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Discussion Starter · #1 ·
Just thought I would throw this out there and see if any of you guys notice more exhaust smoke from your D-600's compared to the D-400's and the F engine'd models. My 1974 7263 smokes twice as much as my other 2 mowers and they all use the same 32:1 Lawn Boy oil mix. Most of you here know mower that I am talking about and saw the ground up resto. Everything is either new or reconditioned on this mower and every part in the carb is brand new. The float level is dead nuts too. I checked it like 3 times. Maybe it's because the fixed jetting is a little on the fat side??? I dont know. I would like to make this thing run cleaner but maybe that's just the way they are. Tell me what you guys know.

Ross



 

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Ross, I don't know if they are supposed to smoke.
Mine always smoke a little to start and then settle down.
That is still a beautiful job you did on that mower. :fing32:
 

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Not sure about smoking as my 5232 smokes like all 2 strokes at start. That mower looks smokin' though!
Nice job.

MU
 

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First off,I can barely see it in the picture (so I may be wrong) but it looks like the throttle arm/governor rod is in a straight up position. If it is, your governor needs to be adjusted. At rest the lever should be at a 45 degree angle. Although this is not making the smoke, it should be right before checking the high rpm (3200) and adjusting the carburetor needle.
 

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My D-600's that I had use to smoke less then my D-400's. I would say oil mixture , but you stated that all of your mowers use the same fuel mixture from the same can. Now I will throw this out. I have two F engines. One smokes normal compared to the rest of my mowers and the other one smokes normal for 5 min then stops and you can hardly see any smoke. Is your altitude adjustment screw adjusted correctly? Thats the only thing that I can come up with. How excessive is the smoking?
 

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I agree with Mike72's observation. My 7263 runs like all the others I have, although it hasn't been ran since last year.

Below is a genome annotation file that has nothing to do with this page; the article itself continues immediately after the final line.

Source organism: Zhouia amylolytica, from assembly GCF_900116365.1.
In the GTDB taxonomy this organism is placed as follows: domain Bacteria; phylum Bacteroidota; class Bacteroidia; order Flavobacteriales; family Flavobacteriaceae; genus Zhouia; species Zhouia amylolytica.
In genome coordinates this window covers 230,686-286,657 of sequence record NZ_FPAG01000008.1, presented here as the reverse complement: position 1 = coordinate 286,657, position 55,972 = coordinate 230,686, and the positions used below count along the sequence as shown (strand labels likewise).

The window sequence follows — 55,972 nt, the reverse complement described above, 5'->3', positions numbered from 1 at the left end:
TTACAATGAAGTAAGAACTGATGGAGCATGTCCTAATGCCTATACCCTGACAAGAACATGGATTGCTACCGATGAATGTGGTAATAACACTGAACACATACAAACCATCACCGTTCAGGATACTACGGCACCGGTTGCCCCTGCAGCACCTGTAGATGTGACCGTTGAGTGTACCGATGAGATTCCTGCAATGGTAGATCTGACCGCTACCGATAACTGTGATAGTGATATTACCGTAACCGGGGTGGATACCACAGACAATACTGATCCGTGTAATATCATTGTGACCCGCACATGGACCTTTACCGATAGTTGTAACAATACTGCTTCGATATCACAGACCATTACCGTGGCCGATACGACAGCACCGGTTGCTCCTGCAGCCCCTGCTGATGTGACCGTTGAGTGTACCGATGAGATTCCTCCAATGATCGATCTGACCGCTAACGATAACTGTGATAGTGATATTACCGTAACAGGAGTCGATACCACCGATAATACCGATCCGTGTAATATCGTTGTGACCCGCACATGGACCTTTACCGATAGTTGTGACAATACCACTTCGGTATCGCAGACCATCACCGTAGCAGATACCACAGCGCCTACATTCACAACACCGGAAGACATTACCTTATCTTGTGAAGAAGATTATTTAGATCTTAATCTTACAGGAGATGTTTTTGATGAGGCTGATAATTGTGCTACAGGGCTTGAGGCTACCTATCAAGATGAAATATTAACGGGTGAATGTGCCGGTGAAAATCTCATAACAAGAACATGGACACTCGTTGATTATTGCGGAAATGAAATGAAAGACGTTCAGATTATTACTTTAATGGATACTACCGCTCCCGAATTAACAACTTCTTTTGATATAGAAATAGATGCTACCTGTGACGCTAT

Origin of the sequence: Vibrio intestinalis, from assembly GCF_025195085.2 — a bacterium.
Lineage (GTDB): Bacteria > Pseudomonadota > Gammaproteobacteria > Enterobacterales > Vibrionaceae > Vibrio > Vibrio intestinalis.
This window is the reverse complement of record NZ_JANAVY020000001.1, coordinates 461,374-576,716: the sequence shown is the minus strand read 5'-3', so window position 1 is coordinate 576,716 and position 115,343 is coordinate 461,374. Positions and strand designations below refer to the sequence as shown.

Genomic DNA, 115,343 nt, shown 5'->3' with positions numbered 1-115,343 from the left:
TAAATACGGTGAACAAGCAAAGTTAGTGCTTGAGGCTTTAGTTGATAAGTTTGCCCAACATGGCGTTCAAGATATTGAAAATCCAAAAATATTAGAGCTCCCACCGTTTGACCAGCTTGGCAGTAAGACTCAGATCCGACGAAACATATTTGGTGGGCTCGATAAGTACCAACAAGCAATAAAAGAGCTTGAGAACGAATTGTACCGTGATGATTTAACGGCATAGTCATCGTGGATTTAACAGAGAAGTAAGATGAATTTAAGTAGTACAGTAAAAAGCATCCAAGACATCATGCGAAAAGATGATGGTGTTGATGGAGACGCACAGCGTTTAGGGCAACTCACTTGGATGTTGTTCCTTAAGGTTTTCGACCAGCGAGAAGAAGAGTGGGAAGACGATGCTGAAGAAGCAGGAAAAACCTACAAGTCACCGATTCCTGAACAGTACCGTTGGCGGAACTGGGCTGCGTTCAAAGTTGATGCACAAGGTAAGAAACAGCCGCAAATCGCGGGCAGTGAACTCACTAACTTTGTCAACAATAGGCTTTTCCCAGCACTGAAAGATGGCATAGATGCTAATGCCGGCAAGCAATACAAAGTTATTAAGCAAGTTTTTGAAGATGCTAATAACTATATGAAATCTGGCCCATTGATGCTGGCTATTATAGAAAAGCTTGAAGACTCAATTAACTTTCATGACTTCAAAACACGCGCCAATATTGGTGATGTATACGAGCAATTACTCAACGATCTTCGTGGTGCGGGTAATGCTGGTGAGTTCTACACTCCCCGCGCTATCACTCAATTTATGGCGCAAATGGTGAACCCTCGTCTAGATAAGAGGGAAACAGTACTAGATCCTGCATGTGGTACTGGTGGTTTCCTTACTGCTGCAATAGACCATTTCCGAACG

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Discussion Starter · #8 ·
First off,I can barely see it in the picture (so I may be wrong) but it looks like the throttle arm/governor rod is in a straight up position. If it is, your governor needs to be adjusted. At rest the lever should be at a 45 degree angle. Although this is not making the smoke, it should be right before checking the high rpm (3200) and adjusting the carburetor needle.
Good eye Mike. The photos were taken right after final assembly and the governor has since been adjusted properly amongst other things. The mower doesn't smoke unbearably but just a lot more than my F and D-400. I have spent quite a bit of time trying to dial it in with the mixture screw but it seems to have little or no effect. As a matter of fact the mower runs its best with the screw turned 1/4 out from the seat. The fuel consumption seems to be higher on this mower and I know that's why it probably tends to smoke more. What would cause that? Over all the mower runs great but just sucks gas and smokes more. Maybe the carburetor body is shot??
 

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Is the sealing washer on the main jet in good condition? If you have a new main jet, was the hole the same size as the old one? If the float level is set and the float is not logged,I don't know what else it could be.
 

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If the carb body is used, other than new parts, you could still have a blockage somewhere. Maybe another good round of cleaning and compressed air?.